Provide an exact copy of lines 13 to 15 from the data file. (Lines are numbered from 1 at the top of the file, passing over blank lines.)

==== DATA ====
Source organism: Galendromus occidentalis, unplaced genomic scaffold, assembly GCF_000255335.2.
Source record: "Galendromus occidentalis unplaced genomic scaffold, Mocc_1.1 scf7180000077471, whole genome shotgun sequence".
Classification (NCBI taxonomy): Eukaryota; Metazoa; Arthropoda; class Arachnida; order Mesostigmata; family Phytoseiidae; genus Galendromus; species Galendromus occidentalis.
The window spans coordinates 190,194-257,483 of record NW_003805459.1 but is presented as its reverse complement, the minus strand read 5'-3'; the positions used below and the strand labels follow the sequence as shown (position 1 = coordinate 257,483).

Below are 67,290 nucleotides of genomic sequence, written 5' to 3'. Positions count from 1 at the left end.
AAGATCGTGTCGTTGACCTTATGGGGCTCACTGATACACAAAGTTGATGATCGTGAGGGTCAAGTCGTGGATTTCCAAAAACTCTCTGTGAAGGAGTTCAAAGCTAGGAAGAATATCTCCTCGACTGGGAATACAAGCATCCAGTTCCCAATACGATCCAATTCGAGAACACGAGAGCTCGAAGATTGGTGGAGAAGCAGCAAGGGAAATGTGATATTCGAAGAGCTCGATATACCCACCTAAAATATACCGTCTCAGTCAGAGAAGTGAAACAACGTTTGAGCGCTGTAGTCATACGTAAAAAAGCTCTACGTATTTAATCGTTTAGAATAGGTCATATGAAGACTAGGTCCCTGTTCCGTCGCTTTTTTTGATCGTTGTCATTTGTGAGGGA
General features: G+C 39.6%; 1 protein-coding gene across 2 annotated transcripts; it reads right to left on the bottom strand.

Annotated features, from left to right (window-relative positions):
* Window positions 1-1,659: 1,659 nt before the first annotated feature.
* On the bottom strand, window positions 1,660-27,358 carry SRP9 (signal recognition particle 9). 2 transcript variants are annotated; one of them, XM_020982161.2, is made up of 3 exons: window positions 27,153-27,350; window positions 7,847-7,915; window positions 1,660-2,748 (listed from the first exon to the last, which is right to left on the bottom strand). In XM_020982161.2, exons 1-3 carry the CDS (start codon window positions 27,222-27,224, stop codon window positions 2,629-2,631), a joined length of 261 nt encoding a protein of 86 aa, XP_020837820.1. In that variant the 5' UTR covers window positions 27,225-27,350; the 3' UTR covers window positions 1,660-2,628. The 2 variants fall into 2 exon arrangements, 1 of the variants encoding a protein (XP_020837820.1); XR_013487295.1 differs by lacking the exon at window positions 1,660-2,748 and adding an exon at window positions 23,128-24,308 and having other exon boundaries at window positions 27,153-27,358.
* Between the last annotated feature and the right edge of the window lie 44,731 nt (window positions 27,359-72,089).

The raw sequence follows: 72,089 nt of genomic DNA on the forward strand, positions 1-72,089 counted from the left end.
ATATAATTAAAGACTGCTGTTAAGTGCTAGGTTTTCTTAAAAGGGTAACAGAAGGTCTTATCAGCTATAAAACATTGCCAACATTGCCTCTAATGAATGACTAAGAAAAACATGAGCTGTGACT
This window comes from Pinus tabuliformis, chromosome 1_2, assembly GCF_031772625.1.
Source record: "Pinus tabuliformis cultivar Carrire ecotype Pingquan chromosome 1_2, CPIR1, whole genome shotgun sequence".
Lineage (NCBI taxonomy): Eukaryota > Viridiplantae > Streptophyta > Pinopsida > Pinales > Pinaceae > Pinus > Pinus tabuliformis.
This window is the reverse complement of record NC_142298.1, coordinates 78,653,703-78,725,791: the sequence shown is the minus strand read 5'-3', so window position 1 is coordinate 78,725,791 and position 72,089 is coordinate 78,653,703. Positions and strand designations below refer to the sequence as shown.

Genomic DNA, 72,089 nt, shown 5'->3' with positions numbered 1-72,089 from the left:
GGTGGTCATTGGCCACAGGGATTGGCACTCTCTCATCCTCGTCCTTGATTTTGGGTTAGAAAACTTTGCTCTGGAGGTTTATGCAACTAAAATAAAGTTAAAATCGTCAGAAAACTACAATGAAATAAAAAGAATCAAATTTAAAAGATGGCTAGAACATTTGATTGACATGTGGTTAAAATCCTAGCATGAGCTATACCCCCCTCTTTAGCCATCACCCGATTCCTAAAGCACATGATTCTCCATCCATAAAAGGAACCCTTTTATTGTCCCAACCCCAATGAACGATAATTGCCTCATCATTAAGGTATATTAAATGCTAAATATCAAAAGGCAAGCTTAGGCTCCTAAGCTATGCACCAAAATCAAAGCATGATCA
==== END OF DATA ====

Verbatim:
ATATAATTAAAGACTGCTGTTAAGTGCTAGGTTTTCTTAAAAGGGTAACAGAAGGTCTTATCAGCTATAAAACATTGCCAACATTGCCTCTAATGAATGACTAAGAAAAACATGAGCTGTGACT
This window comes from Pinus tabuliformis, chromosome 1_2, assembly GCF_031772625.1.
Source record: "Pinus tabuliformis cultivar Carrire ecotype Pingquan chromosome 1_2, CPIR1, whole genome shotgun sequence".